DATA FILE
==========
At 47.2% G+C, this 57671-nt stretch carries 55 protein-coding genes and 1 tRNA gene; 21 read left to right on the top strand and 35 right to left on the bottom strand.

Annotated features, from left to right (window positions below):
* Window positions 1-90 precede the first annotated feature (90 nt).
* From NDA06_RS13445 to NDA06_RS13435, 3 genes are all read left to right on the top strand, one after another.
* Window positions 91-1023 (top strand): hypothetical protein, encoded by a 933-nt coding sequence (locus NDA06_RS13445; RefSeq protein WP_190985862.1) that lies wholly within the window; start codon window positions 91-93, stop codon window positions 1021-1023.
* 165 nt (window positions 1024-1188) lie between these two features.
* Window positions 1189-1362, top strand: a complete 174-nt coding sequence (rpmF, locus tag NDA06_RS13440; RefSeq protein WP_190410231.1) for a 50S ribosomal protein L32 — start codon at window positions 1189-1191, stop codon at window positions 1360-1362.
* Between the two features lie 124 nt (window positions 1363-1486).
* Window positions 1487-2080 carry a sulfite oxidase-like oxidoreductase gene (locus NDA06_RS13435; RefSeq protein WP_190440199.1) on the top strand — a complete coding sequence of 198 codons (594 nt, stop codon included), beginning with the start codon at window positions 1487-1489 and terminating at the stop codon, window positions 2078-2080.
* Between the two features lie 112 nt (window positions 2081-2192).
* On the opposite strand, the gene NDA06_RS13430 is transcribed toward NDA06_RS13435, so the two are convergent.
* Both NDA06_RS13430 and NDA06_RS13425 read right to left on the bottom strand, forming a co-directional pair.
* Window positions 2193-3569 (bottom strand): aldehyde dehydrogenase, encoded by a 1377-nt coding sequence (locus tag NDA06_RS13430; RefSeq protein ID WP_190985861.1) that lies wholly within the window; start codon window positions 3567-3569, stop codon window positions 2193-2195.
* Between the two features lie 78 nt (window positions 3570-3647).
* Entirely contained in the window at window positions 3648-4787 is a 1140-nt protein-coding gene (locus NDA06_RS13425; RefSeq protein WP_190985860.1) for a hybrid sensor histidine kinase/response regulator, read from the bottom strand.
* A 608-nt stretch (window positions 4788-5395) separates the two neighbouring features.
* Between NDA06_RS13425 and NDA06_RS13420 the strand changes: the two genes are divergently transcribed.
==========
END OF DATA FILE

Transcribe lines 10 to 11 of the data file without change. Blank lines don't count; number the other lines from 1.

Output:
* Between the two features lie 112 nt (window positions 2081-2192).
* On the opposite strand, the gene NDA06_RS13430 is transcribed toward NDA06_RS13435, so the two are convergent.